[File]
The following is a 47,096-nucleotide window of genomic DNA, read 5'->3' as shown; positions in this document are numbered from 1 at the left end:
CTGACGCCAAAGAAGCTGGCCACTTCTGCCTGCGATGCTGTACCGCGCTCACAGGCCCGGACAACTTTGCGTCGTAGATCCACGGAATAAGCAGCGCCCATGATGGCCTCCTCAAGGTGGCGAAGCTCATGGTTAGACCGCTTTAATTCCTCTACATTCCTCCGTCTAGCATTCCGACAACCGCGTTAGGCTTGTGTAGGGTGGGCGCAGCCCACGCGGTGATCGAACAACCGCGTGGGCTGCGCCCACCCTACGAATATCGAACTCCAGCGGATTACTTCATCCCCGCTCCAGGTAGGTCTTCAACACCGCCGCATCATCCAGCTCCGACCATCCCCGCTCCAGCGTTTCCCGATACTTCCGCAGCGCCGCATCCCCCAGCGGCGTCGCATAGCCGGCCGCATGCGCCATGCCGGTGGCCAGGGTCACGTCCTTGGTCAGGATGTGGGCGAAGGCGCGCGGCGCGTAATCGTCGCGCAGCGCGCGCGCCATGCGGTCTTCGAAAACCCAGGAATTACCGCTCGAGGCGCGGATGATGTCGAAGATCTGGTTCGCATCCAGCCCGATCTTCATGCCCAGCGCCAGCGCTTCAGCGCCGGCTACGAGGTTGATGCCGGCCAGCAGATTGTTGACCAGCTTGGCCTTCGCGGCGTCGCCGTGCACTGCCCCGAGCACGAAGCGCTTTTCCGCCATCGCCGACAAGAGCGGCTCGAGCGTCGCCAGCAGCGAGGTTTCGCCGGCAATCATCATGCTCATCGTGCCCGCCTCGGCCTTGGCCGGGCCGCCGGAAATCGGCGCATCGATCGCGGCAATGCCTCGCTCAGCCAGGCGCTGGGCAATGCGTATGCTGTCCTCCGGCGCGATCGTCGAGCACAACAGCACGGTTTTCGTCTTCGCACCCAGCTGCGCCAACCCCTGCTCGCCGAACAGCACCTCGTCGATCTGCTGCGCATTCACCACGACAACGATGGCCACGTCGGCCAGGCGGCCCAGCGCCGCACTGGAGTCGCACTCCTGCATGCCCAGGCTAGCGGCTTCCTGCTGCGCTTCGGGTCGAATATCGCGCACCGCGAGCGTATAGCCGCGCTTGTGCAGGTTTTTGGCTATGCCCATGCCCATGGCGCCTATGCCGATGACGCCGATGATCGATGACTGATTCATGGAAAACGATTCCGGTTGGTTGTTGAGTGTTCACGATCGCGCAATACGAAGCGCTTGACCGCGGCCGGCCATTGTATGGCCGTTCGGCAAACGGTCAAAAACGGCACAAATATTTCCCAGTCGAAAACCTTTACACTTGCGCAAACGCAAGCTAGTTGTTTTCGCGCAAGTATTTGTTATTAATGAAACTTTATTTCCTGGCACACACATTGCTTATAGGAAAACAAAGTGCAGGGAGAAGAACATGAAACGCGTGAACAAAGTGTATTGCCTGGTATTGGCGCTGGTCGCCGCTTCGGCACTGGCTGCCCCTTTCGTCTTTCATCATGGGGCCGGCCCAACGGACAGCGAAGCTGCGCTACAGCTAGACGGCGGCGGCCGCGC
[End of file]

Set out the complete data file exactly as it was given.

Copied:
The following is a 47,096-nucleotide window of genomic DNA, read 5'->3' as shown; positions in this document are numbered from 1 at the left end:
CTGACGCCAAAGAAGCTGGCCACTTCTGCCTGCGATGCTGTACCGCGCTCACAGGCCCGGACAACTTTGCGTCGTAGATCCACGGAATAAGCAGCGCCCATGATGGCCTCCTCAAGGTGGCGAAGCTCATGGTTAGACCGCTTTAATTCCTCTACATTCCTCCGTCTAGCATTCCGACAACCGCGTTAGGCTTGTGTAGGGTGGGCGCAGCCCACGCGGTGATCGAACAACCGCGTGGGCTGCGCCCACCCTACGAATATCGAACTCCAGCGGATTACTTCATCCCCGCTCCAGGTAGGTCTTCAACACCGCCGCATCATCCAGCTCCGACCATCCCCGCTCCAGCGTTTCCCGATACTTCCGCAGCGCCGCATCCCCCAGCGGCGTCGCATAGCCGGCCGCATGCGCCATGCCGGTGGCCAGGGTCACGTCCTTGGTCAGGATGTGGGCGAAGGCGCGCGGCGCGTAATCGTCGCGCAGCGCGCGCGCCATGCGGTCTTCGAAAACCCAGGAATTACCGCTCGAGGCGCGGATGATGTCGAAGATCTGGTTCGCATCCAGCCCGATCTTCATGCCCAGCGCCAGCGCTTCAGCGCCGGCTACGAGGTTGATGCCGGCCAGCAGATTGTTGACCAGCTTGGCCTTCGCGGCGTCGCCGTGCACTGCCCCGAGCACGAAGCGCTTTTCCGCCATCGCCGACAAGAGCGGCTCGAGCGTCGCCAGCAGCGAGGTTTCGCCGGCAATCATCATGCTCATCGTGCCCGCCTCGGCCTTGGCCGGGCCGCCGGAAATCGGCGCATCGATCGCGGCAATGCCTCGCTCAGCCAGGCGCTGGGCAATGCGTATGCTGTCCTCCGGCGCGATCGTCGAGCACAACAGCACGGTTTTCGTCTTCGCACCCAGCTGCGCCAACCCCTGCTCGCCGAACAGCACCTCGTCGATCTGCTGCGCATTCACCACGACAACGATGGCCACGTCGGCCAGGCGGCCCAGCGCCGCACTGGAGTCGCACTCCTGCATGCCCAGGCTAGCGGCTTCCTGCTGCGCTTCGGGTCGAATATCGCGCACCGCGAGCGTATAGCCGCGCTTGTGCAGGTTTTTGGCTATGCCCATGCCCATGGCGCCTATGCCGATGACGCCGATGATCGATGACTGATTCATGGAAAACGATTCCGGTTGGTTGTTGAGTGTTCACGATCGCGCAATACGAAGCGCTTGACCGCGGCCGGCCATTGTATGGCCGTTCGGCAAACGGTCAAAAACGGCACAAATATTTCCCAGTCGAAAACCTTTACACTTGCGCAAACGCAAGCTAGTTGTTTTCGCGCAAGTATTTGTTATTAATGAAACTTTATTTCCTGGCACACACATTGCTTATAGGAAAACAAAGTGCAGGGAGAAGAACATGAAACGCGTGAACAAAGTGTATTGCCTGGTATTGGCGCTGGTCGCCGCTTCGGCACTGGCTGCCCCTTTCGTCTTTCATCATGGGGCCGGCCCAACGGACAGCGAAGCTGCGCTACAGCTAGACGGCGGCGGCCGCGC